adrian_turtle: (Default)
I have a new tablet, or perhaps a tiny little laptop. (When I get all my files transferred over, I hope this will be my only computer.) When I'm not at the library, I intend to use it the same way I used the old one--with the screen propped at eye level on my desk, and a keyboard and touchpad on the little sliding tray under the desk. Although I really need this kind of setup for a keyboard and pointer, I didn't think it would be a big deal. The tablet has only one USB port, but they sell USB hubs, right?

It's not so simple. Is it ever so simple? I got a USB hub with a 3" cable to go into the computer, three 4" cables to go into various USB devices like my keyboard or touchpad, and a 4" cable for a mini-USB port. Because I'm working with a tablet, the USB port is on the side of the screen. That means when the screen is propped up close to vertical, the weight of the hub dangles off the side and gradually torques the cable out. It doesn't pull all the way out, but it takes less than 5 minutes to lose electrical contact.

Any ideas for solutions other than tape? They sell magnetic USB hubs, but I have my computer on a plastic support. When I get my act together, I may have it on plastic with cloth over it. But not magnetic.
adrian_turtle: (Default)
I do not want to see this correlation, because it makes no sense and because implies I should limit my already limited lifestyle in fairly unpleasant ways, but here is the suspicion. It looks like audiobooks are bad for my shoulder. (Books or music. Any mp3 I listen to on purpose. But in practice, it turns out to be mostly books.) I got out of the habit of listening to anything after I got my ears pierced, but went back to it in January.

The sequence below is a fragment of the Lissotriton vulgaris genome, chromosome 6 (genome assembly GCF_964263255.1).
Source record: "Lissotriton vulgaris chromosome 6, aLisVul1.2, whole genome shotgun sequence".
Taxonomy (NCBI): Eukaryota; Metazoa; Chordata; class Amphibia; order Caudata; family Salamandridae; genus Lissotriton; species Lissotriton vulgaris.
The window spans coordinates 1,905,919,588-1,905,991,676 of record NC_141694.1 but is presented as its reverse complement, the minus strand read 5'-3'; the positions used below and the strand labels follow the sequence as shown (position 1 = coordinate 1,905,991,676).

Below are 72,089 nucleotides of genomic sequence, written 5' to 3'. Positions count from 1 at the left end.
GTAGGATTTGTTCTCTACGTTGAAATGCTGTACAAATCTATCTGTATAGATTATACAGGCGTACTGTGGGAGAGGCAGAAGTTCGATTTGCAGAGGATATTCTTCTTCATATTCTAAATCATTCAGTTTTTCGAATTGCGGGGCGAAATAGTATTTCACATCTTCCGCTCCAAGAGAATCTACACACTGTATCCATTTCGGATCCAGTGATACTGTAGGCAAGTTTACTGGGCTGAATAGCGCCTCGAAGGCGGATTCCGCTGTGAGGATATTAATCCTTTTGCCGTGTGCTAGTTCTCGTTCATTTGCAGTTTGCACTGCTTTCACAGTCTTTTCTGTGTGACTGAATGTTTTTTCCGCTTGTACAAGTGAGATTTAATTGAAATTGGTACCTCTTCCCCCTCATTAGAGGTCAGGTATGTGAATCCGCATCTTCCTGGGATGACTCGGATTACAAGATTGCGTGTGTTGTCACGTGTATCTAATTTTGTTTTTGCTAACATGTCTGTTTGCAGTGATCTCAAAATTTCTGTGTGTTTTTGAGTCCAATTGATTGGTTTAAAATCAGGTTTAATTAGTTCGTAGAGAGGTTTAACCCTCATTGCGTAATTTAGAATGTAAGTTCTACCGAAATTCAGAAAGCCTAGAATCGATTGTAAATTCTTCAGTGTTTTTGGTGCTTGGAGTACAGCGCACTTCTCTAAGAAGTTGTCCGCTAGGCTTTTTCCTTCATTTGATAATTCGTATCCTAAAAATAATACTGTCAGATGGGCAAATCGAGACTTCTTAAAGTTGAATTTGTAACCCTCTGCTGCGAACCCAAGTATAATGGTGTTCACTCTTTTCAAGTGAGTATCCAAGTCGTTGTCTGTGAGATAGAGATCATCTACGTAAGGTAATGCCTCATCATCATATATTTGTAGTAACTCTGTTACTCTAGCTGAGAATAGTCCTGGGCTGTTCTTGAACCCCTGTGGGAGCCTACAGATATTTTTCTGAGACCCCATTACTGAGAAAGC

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I have a Garmin GPS now, which is quite useful for finding my way on foot. I've used it a couple of times in a Zipcar, too, and it finds the satellite signal fairly quickly. Obviously, I charge it from wall power, not having a car. Because I don't use it every day (not even every week), the battery runs down when it's turned off and sitting on my shelf between uses. I'm concerned that it will be bad for the battery if I keep it plugged in all the time without draining the battery...not "bad for the battery" in the sense of causing catastrophic failure, but gradually making it less able to hold a full charge. I've been keeping it on the shelf, not plugged in, but this is not really an optimal solution. When I want to use it, the battery is usually pretty close to drained, and it takes hours to charge it. (That's what I'm doing this afternoon. Waiting for the thing to charge, and hoping it will really BE all the way charged, rather than doing that thing where it looks all the way charged and really is just 40% charged.) Any suggestions?